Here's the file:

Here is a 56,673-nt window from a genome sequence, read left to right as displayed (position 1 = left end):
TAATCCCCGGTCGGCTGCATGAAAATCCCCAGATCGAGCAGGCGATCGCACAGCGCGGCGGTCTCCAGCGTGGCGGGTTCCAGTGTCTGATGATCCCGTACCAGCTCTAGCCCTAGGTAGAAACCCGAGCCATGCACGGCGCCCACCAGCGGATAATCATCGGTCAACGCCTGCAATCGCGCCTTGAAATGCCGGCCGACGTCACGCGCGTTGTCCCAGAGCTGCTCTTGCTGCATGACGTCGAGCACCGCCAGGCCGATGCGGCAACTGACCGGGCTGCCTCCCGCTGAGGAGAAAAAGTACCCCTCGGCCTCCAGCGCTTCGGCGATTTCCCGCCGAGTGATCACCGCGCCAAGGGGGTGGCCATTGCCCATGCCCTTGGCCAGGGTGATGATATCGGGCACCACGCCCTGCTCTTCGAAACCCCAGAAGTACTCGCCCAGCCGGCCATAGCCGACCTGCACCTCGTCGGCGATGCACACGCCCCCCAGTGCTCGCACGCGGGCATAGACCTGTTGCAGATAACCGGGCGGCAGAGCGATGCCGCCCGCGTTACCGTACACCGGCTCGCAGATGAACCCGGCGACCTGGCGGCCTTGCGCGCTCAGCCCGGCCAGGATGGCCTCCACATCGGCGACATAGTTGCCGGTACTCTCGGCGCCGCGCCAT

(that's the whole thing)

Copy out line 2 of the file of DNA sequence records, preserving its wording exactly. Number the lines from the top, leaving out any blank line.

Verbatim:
TAATCCCCGGTCGGCTGCATGAAAATCCCCAGATCGAGCAGGCGATCGCACAGCGCGGCGGTCTCCAGCGTGGCGGGTTCCAGTGTCTGATGATCCCGTACCAGCTCTAGCCCTAGGTAGAAACCCGAGCCATGCACGGCGCCCACCAGCGGATAATCATCGGTCAACGCCTGCAATCGCGCCTTGAAATGCCGGCCGACGTCACGCGCGTTGTCCCAGAGCTGCTCTTGCTGCATGACGTCGAGCACCGCCAGGCCGATGCGGCAACTGACCGGGCTGCCTCCCGCTGAGGAGAAAAAGTACCCCTCGGCCTCCAGCGCTTCGGCGATTTCCCGCCGAGTGATCACCGCGCCAAGGGGGTGGCCATTGCCCATGCCCTTGGCCAGGGTGATGATATCGGGCACCACGCCCTGCTCTTCGAAACCCCAGAAGTACTCGCCCAGCCGGCCATAGCCGACCTGCACCTCGTCGGCGATGCACACGCCCCCCAGTGCTCGCACGCGGGCATAGACCTGTTGCAGATAACCGGGCGGCAGAGCGATGCCGCCCGCGTTACCGTACACCGGCTCGCAGATGAACCCGGCGACCTGGCGGCCTTGCGCGCTCAGCCCGGCCAGGATGGCCTCCACATCGGCGACATAGTTGCCGGTACTCTCGGCGCCGCGCCAT